Kohlwha? I know. ‘Tis far from fancypants veggies like these we were reared. Not very popular, this much neglected veg is more at home in Germanic kitchens. Physically resembling the unplanned love child of a small turnip and a beetroot, Kohlrabi has a mild cabbagy taste with a fresh crunchy texture not unlike a radish. So despite its exotic name it does have a familiar appeal to the Irish palette.
I love it because it is easy to grow – happy to be left alone and quick to mature. For those very reasons it is a terrific starter plant for first-time veggie growers. It also likes cooler temperatures, bringing you out into your veg patch when there is not much else to be had. Harvest them when they are about the size of a medium sized apple as they get woody if they are too large. You can eat the young leaves too. After peeling away the outer skin of the bulb (it’s actually a swollen stem) you can chop it into sticks to stir-fry or to steam. They are also tasty when baked. Personally, I prefer to eat them raw. I use a potato peeler to slice the vegetable mega thinly. Then drizzle some olive oil over the slivers, toss on a few thyme leaves and add a handful of sliced hard goats cheese with a pinch of salt and a grind of pepper. Hugh F. Whittingstall gives it an air of sophisication by calling his recipe Kohlrabi Carpaccio*. Now that really is fancypants!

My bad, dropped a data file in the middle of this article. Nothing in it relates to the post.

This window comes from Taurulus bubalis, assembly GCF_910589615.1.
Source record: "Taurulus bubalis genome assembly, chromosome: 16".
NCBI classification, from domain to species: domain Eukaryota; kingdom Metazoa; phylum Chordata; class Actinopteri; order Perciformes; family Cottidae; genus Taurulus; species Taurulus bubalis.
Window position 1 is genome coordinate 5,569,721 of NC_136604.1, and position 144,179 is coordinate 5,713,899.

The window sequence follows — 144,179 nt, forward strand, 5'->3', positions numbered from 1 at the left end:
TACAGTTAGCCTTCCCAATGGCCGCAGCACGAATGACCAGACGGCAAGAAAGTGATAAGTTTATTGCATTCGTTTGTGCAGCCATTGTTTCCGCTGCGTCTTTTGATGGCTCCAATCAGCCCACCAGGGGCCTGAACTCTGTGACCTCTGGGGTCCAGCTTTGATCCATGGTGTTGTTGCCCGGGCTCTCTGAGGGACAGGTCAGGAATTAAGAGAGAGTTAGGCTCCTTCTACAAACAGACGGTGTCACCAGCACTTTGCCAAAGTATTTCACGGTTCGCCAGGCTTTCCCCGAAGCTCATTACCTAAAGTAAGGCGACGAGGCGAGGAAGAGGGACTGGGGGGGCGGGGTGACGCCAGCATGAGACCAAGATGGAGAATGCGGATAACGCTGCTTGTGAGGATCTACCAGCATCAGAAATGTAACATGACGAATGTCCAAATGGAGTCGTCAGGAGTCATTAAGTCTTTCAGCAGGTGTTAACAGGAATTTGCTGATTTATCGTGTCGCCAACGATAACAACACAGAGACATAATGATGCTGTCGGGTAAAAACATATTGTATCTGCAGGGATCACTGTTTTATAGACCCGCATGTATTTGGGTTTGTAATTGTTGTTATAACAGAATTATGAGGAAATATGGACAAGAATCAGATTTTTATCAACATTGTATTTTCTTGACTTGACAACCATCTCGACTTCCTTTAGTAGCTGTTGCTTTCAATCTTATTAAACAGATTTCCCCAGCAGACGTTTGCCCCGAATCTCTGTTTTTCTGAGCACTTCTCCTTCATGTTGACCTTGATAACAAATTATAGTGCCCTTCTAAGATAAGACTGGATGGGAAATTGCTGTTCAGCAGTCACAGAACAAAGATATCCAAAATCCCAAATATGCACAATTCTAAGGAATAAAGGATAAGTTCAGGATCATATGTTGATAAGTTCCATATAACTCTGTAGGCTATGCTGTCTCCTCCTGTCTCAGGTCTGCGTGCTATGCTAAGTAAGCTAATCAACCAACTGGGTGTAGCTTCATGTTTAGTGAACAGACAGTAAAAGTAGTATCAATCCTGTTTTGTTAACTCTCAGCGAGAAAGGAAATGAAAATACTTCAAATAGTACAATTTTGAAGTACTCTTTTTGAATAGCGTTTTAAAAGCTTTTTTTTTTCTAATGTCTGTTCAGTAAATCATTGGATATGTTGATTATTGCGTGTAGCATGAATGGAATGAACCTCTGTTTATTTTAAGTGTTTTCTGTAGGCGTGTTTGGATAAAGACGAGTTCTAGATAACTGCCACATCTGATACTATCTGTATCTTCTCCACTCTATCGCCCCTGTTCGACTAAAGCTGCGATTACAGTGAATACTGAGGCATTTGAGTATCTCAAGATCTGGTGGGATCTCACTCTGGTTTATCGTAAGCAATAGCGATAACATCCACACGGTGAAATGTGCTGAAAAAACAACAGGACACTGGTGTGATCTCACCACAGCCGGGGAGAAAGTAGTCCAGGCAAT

So if you have never sown any vegetables for your table this is one that will lure you in. Aim to get your seeds in by early spring. Alternatively, ask your local food producer for some Kohlrabi and test them out for tastiness.
*Incidently, this dish works really well as a starter course for a meal, making Kohlrabi a great starter veg in every sense!